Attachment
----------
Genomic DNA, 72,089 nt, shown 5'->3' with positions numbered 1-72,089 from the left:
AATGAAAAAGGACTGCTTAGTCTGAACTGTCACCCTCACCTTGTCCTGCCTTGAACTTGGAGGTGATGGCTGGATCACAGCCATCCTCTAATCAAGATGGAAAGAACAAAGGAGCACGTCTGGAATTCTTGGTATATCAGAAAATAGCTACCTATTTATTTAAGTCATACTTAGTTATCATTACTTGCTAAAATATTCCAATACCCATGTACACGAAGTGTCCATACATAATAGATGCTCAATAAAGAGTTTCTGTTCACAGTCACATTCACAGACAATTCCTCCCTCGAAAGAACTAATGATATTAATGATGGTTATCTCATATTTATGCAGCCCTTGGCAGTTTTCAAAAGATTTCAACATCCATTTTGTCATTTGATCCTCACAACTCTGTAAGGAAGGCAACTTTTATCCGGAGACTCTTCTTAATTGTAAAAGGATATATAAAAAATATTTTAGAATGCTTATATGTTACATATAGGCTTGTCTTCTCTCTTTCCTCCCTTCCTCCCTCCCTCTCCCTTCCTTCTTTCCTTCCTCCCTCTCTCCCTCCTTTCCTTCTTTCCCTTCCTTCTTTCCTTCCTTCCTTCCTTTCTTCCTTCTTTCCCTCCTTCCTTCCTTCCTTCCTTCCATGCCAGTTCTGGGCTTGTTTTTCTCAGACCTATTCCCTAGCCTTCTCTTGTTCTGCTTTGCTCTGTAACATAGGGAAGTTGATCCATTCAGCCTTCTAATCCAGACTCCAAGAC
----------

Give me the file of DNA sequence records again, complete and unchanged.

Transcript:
Genomic DNA, 72,089 nt, shown 5'->3' with positions numbered 1-72,089 from the left:
AATGAAAAAGGACTGCTTAGTCTGAACTGTCACCCTCACCTTGTCCTGCCTTGAACTTGGAGGTGATGGCTGGATCACAGCCATCCTCTAATCAAGATGGAAAGAACAAAGGAGCACGTCTGGAATTCTTGGTATATCAGAAAATAGCTACCTATTTATTTAAGTCATACTTAGTTATCATTACTTGCTAAAATATTCCAATACCCATGTACACGAAGTGTCCATACATAATAGATGCTCAATAAAGAGTTTCTGTTCACAGTCACATTCACAGACAATTCCTCCCTCGAAAGAACTAATGATATTAATGATGGTTATCTCATATTTATGCAGCCCTTGGCAGTTTTCAAAAGATTTCAACATCCATTTTGTCATTTGATCCTCACAACTCTGTAAGGAAGGCAACTTTTATCCGGAGACTCTTCTTAATTGTAAAAGGATATATAAAAAATATTTTAGAATGCTTATATGTTACATATAGGCTTGTCTTCTCTCTTTCCTCCCTTCCTCCCTCCCTCTCCCTTCCTTCTTTCCTTCCTCCCTCTCTCCCTCCTTTCCTTCTTTCCCTTCCTTCTTTCCTTCCTTCCTTCCTTTCTTCCTTCTTTCCCTCCTTCCTTCCTTCCTTCCTTCCATGCCAGTTCTGGGCTTGTTTTTCTCAGACCTATTCCCTAGCCTTCTCTTGTTCTGCTTTGCTCTGTAACATAGGGAAGTTGATCCATTCAGCCTTCTAATCCAGACTCCAAGAC